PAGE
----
The road map money in the secretariat also funds other activities, including the assessment of organizations against the management accountability framework. It's an annual assessment of them, and it provides them with some tools. We're encouraging community activity, and we've introduced several tools for it, including WebPoint 2.0 and analytical grids. This allows them to determine whether their thinking's on track, whether it promotes service to the public and encourages a healthy workplace for both official languages to flourish in. Our role in the road map is based in our centre of excellence for official languages, which has all of those activities at the horizontal level, including analytics and tool provision.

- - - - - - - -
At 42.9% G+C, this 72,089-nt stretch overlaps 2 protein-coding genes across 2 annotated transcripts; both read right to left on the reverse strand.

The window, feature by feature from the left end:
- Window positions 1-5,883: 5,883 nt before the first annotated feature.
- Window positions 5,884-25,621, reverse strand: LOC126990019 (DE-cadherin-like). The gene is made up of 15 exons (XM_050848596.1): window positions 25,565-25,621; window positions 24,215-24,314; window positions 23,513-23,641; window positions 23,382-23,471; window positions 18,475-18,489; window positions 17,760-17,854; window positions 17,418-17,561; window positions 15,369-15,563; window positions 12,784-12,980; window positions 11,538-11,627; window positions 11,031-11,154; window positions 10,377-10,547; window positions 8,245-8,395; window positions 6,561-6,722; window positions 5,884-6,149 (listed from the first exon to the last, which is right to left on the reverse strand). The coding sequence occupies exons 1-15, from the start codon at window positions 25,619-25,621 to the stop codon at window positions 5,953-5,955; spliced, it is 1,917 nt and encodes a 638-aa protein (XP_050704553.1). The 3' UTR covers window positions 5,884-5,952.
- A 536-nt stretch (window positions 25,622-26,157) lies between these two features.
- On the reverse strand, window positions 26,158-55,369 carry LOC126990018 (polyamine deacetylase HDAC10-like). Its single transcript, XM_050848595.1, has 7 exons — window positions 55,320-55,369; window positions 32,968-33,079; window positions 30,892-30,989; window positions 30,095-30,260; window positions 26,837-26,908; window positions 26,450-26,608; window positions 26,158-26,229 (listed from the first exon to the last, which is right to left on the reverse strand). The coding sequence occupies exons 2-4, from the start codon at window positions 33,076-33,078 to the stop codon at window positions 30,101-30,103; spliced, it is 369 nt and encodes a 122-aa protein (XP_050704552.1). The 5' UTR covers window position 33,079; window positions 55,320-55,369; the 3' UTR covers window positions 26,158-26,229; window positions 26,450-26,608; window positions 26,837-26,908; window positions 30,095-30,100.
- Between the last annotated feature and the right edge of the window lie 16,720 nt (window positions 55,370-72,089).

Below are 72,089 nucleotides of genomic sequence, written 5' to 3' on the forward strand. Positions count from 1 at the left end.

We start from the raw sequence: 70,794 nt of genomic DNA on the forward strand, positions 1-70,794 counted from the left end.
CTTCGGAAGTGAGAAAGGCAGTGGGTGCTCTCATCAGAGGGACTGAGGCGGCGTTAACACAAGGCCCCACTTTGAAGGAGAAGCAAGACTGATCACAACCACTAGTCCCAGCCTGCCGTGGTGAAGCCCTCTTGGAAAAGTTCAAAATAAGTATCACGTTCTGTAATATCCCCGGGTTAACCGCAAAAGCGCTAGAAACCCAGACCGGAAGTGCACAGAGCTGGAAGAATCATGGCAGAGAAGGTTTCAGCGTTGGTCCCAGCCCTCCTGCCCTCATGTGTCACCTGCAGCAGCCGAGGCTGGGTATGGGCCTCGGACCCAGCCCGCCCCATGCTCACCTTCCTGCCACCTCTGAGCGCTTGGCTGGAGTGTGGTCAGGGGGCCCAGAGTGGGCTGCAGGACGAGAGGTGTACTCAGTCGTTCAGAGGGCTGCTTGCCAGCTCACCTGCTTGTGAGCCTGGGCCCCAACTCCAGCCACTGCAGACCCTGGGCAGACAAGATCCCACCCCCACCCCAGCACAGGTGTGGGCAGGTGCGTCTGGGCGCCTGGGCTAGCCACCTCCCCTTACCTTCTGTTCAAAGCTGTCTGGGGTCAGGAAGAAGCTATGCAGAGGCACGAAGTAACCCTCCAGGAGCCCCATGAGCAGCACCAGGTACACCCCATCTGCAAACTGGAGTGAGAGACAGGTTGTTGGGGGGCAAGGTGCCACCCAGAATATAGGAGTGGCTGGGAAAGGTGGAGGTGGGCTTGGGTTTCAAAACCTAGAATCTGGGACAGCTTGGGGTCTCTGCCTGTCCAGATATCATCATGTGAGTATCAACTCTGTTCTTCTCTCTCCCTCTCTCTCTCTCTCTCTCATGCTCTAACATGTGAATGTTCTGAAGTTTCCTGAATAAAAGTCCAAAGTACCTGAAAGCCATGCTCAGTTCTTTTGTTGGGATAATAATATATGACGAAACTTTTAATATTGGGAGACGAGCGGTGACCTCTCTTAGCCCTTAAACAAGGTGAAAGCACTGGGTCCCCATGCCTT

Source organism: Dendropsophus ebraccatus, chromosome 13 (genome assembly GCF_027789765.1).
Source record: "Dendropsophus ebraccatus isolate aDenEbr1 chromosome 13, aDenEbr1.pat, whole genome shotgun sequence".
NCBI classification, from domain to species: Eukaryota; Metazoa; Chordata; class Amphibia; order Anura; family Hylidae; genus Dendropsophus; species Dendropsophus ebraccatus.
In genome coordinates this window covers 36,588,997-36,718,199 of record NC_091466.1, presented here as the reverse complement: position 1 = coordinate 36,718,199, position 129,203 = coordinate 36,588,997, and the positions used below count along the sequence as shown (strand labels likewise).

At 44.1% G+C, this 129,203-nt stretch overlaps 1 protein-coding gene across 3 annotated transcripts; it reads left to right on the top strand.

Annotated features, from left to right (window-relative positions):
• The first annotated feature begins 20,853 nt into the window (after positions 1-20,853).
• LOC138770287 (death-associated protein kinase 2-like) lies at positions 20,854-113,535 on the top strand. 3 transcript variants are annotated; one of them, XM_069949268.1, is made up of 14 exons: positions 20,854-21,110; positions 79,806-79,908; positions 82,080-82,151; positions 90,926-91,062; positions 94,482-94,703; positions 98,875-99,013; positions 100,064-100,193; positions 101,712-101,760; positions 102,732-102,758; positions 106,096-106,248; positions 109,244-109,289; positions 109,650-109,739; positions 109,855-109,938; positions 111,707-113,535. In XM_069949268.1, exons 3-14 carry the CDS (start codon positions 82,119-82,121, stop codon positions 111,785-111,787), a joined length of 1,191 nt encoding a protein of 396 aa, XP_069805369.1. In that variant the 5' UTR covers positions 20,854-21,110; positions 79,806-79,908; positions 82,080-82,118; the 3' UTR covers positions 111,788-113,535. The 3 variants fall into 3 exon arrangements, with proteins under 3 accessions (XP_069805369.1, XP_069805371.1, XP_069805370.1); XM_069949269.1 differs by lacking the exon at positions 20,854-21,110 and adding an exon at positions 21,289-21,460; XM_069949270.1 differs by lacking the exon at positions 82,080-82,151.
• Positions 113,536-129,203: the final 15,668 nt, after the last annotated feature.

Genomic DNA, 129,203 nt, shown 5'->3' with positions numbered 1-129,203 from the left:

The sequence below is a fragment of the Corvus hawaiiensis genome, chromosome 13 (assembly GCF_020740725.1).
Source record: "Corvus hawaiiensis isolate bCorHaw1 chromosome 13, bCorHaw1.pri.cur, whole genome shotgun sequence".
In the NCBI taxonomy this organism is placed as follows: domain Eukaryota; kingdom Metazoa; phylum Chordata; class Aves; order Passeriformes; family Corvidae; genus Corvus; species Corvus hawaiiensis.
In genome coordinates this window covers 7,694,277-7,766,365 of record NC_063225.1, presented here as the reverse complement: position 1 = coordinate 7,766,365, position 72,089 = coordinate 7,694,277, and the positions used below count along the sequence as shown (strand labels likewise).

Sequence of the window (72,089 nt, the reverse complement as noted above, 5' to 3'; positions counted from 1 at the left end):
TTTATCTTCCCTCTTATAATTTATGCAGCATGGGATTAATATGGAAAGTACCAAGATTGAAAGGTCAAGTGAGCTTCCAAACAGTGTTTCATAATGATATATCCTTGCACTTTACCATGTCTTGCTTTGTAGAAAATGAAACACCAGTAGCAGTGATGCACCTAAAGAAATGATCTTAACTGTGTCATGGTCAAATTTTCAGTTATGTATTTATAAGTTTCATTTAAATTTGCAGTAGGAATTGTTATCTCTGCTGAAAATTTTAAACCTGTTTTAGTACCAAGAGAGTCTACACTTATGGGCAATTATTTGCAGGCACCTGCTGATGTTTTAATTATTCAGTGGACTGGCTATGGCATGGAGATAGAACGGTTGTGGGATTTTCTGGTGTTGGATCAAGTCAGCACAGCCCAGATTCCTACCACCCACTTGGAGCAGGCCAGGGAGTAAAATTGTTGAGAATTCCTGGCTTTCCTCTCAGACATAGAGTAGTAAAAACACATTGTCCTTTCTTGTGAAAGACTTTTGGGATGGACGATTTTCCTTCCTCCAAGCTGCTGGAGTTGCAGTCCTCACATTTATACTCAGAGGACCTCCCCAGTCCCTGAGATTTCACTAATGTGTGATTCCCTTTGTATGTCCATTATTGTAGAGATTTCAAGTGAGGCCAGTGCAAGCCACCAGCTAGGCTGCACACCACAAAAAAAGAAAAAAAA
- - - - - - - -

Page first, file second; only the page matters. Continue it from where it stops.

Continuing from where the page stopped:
9:40 a.m.

Executive Director, Official Languages, Treasury Board Secretariat

Marc Tremblay

Canadian Heritage and the Official Languages Secretariat are charged with the horizontal coordination and management of the road map, with the 14 or so partners involved. It's not the centre as part of the Treasury Board Secretariat that handles those functions. They've set out the performance measurements and the indicators. They're working on the horizontal evaluation of the road map. Of course, that will come back through governmental decision processes to Treasury Board Secretariat when funding decisions have to be taken. There are analysts in the Treasury Board who are tasked with following the initiatives, as they do with any other spending.